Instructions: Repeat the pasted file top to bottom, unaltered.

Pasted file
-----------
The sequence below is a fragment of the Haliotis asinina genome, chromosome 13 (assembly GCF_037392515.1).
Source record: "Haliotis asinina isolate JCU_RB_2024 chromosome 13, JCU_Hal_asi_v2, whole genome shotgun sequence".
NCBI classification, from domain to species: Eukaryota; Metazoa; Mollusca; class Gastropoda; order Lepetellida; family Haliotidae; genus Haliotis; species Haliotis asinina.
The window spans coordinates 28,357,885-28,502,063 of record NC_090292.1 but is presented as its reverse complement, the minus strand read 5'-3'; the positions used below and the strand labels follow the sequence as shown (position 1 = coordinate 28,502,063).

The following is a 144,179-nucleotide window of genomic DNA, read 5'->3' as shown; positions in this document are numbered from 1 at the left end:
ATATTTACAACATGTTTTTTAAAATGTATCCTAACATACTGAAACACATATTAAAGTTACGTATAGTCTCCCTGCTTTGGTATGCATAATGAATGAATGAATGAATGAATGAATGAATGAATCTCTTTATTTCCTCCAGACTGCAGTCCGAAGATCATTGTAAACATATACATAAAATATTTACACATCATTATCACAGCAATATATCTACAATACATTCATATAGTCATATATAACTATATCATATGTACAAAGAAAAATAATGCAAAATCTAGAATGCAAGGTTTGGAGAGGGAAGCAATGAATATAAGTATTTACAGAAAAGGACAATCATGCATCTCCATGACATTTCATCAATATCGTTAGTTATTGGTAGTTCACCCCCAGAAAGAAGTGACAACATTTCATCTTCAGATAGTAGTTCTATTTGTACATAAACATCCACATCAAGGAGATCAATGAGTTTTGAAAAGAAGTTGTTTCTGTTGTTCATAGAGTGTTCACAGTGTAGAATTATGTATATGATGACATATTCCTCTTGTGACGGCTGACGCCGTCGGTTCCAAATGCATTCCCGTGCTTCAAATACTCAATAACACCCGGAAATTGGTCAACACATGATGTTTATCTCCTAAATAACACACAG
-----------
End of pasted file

The sequence below is a fragment of the Haliotis asinina genome, chromosome 13 (assembly GCF_037392515.1).
Source record: "Haliotis asinina isolate JCU_RB_2024 chromosome 13, JCU_Hal_asi_v2, whole genome shotgun sequence".
NCBI classification, from domain to species: Eukaryota; Metazoa; Mollusca; class Gastropoda; order Lepetellida; family Haliotidae; genus Haliotis; species Haliotis asinina.
The window spans coordinates 28,357,885-28,502,063 of record NC_090292.1 but is presented as its reverse complement, the minus strand read 5'-3'; the positions used below and the strand labels follow the sequence as shown (position 1 = coordinate 28,502,063).

The following is a 144,179-nucleotide window of genomic DNA, read 5'->3' as shown; positions in this document are numbered from 1 at the left end:
ATATTTACAACATGTTTTTTAAAATGTATCCTAACATACTGAAACACATATTAAAGTTACGTATAGTCTCCCTGCTTTGGTATGCATAATGAATGAATGAATGAATGAATGAATGAATGAATCTCTTTATTTCCTCCAGACTGCAGTCCGAAGATCATTGTAAACATATACATAAAATATTTACACATCATTATCACAGCAATATATCTACAATACATTCATATAGTCATATATAACTATATCATATGTACAAAGAAAAATAATGCAAAATCTAGAATGCAAGGTTTGGAGAGGGAAGCAATGAATATAAGTATTTACAGAAAAGGACAATCATGCATCTCCATGACATTTCATCAATATCGTTAGTTATTGGTAGTTCACCCCCAGAAAGAAGTGACAACATTTCATCTTCAGATAGTAGTTCTATTTGTACATAAACATCCACATCAAGGAGATCAATGAGTTTTGAAAAGAAGTTGTTTCTGTTGTTCATAGAGTGTTCACAGTGTAGAATTATGTATATGATGACATATTCCTCTTGTGACGGCTGACGCCGTCGGTTCCAAATGCATTCCCGTGCTTCAAATACTCAATAACACCCGGAAATTGGTCAACACATGATGTTTATCTCCTAAATAACACACAG